Page van der Linden, with Stephen Schwartz, has done a good job of debunking one of those cables about which The Telegraph is so excited. There's another way to come at it. When I read a couple of The Telegraph's summaries, there were obvious problems. Here's the one Page dealt with.
In November 2007, the US embassy in London received a telephone call from a British deep-sea salvage merchant based in Sheffield, who claimed that his business associates in the Philippines had found six uranium “bricks” at the site of an underwater wreck.Here are a few facts worth knowing:
1) The characteristic that makes materials suitable for a bomb also carries with it some hazards. If enough of a fissionable material is assembled in one place, a chain reaction takes place. That's what a critical mass does. The chain reaction releases large amounts of neutrons and radiation, perhaps even heat.
2) Water is a moderator that helps fission along.
3) Because of the hazard of inadvertently assembling a critical mass, fissionable materials are packaged very carefully, each package containing an amount of material much less than a critical mass and configured in such a way that if a number of packages come together, they won't form a critical mass.
4) Uranium metal reacts readily with water and air. It can catch fire in air.
So uranium metal is not transported in bare "bricks." It is formed into "pucks," flat and circular, far from the spherical shape that would encourage a critical mass. Like this:
And it probably wouldn't last very long under water. A stack of uranium bricks certainly wouldn't, because it would heat up from fission and would turn into oxide or dissolve.
Moving along to another Telegraph summary:
Officials in the US embassy in Uganda were approached in February 2008 by a source who claimed that a Congolese acquaintance had asked him to help find a buyer for some highly enriched pure uranium liquid.See the facts above about criticality. And here's some more:
5) Uranium is a solid under most room temperature conditions. It has one compound, uranium hexafluoride, the one that is used in centrifuges and gaseous diffusion, that might be a liquid, but it's even more reactive than uranium metal and would need to be handled very carefully. Alternatively, some uranium compounds can be dissolved in water, but then we have to consider facts #2 and #3. Anyone handling a water solution as described would be feeling ill.
IIRC, the scrap-metal train was carrying one of the far-too-ubiquitous Soviet cesium-137 sources. It's been in the news; I don't have time just now to search for confirmation. And I think the news was that it was cleaned up.
Yellowcake isn't much good for bombs unless you've got an enrichment facility. Scratch the terrorists. Not much good for dirty bombs, except for the kind of hysteria The Telegraph and its repeaters are fomenting. Uranium isn't particularly good for you (do you chew on solder?), but it's not horrendously radioactive.
"Uranium plates from Chernobyl" - See above for "uranium plates". And not the kind of fuel used at Chernobyl.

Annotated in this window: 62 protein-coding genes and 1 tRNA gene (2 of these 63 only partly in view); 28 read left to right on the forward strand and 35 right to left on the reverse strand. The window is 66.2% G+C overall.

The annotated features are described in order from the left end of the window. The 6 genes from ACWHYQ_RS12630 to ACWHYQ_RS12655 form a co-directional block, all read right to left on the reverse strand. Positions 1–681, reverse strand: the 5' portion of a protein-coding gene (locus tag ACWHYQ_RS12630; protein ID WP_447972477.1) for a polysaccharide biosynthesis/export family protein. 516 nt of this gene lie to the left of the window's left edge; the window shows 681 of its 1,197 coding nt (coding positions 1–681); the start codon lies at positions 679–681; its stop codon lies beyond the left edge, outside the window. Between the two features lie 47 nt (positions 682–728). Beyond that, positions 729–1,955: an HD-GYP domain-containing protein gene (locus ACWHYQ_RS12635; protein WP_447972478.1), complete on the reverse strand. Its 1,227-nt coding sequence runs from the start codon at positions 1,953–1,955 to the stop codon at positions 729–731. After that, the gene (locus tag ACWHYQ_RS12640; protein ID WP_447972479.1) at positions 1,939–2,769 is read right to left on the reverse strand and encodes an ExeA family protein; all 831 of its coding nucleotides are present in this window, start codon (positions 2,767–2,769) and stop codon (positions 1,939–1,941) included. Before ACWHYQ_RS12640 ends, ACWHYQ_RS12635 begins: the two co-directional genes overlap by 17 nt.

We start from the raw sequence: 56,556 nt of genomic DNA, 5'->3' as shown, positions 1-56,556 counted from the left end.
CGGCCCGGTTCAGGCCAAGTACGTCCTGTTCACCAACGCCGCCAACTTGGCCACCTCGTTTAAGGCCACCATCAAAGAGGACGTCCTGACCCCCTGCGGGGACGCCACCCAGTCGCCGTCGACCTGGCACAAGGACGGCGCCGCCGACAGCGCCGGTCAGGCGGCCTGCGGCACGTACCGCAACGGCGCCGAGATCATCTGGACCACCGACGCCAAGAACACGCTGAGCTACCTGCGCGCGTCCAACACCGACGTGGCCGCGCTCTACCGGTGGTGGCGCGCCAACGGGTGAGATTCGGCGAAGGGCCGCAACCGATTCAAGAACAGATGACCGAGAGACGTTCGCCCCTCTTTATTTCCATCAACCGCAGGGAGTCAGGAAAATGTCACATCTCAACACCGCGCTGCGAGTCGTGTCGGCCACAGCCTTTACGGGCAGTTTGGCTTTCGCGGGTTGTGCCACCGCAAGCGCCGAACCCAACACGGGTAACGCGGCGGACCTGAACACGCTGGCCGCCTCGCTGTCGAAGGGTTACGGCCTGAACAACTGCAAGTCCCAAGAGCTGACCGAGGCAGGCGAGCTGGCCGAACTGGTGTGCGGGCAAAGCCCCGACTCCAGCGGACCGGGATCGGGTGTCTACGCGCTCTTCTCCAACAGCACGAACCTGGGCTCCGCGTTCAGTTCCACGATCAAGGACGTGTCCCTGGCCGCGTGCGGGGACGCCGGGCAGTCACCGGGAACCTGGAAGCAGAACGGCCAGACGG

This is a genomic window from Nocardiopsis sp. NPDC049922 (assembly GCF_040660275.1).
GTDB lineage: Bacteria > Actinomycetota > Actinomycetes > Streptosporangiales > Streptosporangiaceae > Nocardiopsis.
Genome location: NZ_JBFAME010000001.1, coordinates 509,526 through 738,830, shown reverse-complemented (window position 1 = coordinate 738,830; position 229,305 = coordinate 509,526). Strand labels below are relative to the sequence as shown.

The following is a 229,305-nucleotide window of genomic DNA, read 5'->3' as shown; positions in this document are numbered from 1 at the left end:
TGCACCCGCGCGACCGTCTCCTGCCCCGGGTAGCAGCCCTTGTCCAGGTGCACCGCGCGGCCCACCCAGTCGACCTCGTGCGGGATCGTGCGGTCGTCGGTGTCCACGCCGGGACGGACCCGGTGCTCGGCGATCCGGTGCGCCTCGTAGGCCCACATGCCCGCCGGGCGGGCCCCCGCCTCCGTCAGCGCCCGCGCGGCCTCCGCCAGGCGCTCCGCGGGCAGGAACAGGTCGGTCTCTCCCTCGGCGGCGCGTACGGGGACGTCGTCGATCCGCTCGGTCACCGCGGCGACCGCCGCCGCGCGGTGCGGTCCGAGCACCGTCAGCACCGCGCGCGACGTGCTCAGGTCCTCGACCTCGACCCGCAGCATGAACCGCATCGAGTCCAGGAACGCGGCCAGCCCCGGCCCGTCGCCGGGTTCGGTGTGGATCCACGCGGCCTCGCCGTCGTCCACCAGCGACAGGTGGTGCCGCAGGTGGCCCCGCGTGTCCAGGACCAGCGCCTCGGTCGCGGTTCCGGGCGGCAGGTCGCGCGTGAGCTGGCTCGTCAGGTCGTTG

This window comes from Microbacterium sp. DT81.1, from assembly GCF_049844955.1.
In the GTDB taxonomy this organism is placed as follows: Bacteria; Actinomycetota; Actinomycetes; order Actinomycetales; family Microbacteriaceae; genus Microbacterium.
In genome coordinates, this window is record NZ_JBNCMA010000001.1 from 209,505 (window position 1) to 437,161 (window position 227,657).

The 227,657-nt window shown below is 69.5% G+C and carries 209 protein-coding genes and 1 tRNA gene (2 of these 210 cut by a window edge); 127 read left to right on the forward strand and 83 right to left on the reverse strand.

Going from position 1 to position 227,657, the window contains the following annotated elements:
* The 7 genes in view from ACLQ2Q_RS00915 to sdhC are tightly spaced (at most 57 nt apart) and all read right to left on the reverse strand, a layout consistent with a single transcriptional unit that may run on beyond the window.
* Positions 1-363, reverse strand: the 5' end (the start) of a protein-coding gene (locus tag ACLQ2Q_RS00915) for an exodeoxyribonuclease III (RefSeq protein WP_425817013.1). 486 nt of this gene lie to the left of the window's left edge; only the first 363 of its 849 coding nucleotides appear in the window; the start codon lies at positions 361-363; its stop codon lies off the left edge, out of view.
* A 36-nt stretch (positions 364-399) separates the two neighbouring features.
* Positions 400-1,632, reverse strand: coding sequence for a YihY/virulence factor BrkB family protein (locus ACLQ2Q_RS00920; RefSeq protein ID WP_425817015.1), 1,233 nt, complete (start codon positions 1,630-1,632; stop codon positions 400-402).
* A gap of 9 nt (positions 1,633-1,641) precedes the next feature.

The possibly most dangerous of these (if the reports are true, and there was anything there at all) are the sources, the cesium-137 and cobalt-60. They could be made into dirty bombs. But the fact that this stuff has been making its way around Russia and environs, combined with the lack of its use in dirty bombs, suggests that something is preventing those terrorists who so desire such things from making them.
And then there is the claim that the US is sending specs (or something) on Britain's nuclear arsenal to Russia. The article is so confusedly written that it's not possible to extract what the reporter thinks is being shared. Numbers of nuclear weapons? Russia is inspecting Britain's arsenal? Huh? Again, just knowing something about the START treaties would help, or asking someone who does. The START treaties are enormously complicated, but they do list the information that is shared betweeen the parties.
It's not surprising that diplomats would send reports on trafficking in radioactive material back to Washington. That's most likely where those reports would be checked out, and a subsequent cable (missing from The Telegraph's stash) would say "no problem," or "check out some specific and report back." It's useful to know what stories are circulating, even if they're not true. I haven't looked at the cable on Britain's nuclear arsenal, but the State Department says it's just part of the treaty. Presumably the British government knew about it. They're not getting excited about this "revelation." Unfortunately, it will probably become one of the undying, undebunkable talking points from the conservatives in the United States.
All that was needed in any of these cases was knowledge of one simple fact to raise a flag, or a telephone call or e-mail to someone who had a bit more knowledge than the reporter. What's disturbing is that some American information aggregators are repeating this without that resort to factuality.
So, Telegraph reporters, if you get an e-mail from a Nigerian banker who says his royal parents died and left a pile of uranium plates in their bank vault, and he needs your credit card number to get them out, just (please!) delete it.
[Thanks to Frank Munger for the photo.]
Update (2/10/11): Michael Levi makes the same point as the title of this post, calling it "document fetishism.